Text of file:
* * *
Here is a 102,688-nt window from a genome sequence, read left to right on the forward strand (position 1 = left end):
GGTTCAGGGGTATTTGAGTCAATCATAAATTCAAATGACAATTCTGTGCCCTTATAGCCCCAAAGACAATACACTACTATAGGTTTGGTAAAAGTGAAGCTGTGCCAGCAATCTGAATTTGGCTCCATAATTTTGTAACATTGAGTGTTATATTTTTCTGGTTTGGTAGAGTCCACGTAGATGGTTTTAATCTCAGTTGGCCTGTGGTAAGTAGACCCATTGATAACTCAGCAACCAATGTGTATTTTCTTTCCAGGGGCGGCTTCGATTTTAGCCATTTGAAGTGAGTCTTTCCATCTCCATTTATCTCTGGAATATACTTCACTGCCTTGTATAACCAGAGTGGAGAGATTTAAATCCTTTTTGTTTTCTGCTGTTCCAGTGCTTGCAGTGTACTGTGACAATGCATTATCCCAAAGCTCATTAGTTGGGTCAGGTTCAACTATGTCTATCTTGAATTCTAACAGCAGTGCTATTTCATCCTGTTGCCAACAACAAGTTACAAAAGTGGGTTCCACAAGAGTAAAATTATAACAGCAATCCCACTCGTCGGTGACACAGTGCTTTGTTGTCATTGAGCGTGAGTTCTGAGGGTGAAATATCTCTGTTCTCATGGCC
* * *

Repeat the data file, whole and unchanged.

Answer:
Here is a 102,688-nt window from a genome sequence, read left to right on the forward strand (position 1 = left end):
GGTTCAGGGGTATTTGAGTCAATCATAAATTCAAATGACAATTCTGTGCCCTTATAGCCCCAAAGACAATACACTACTATAGGTTTGGTAAAAGTGAAGCTGTGCCAGCAATCTGAATTTGGCTCCATAATTTTGTAACATTGAGTGTTATATTTTTCTGGTTTGGTAGAGTCCACGTAGATGGTTTTAATCTCAGTTGGCCTGTGGTAAGTAGACCCATTGATAACTCAGCAACCAATGTGTATTTTCTTTCCAGGGGCGGCTTCGATTTTAGCCATTTGAAGTGAGTCTTTCCATCTCCATTTATCTCTGGAATATACTTCACTGCCTTGTATAACCAGAGTGGAGAGATTTAAATCCTTTTTGTTTTCTGCTGTTCCAGTGCTTGCAGTGTACTGTGACAATGCATTATCCCAAAGCTCATTAGTTGGGTCAGGTTCAACTATGTCTATCTTGAATTCTAACAGCAGTGCTATTTCATCCTGTTGCCAACAACAAGTTACAAAAGTGGGTTCCACAAGAGTAAAATTATAACAGCAATCCCACTCGTCGGTGACACAGTGCTTTGTTGTCATTGAGCGTGAGTTCTGAGGGTGAAATATCTCTGTTCTCATGGCC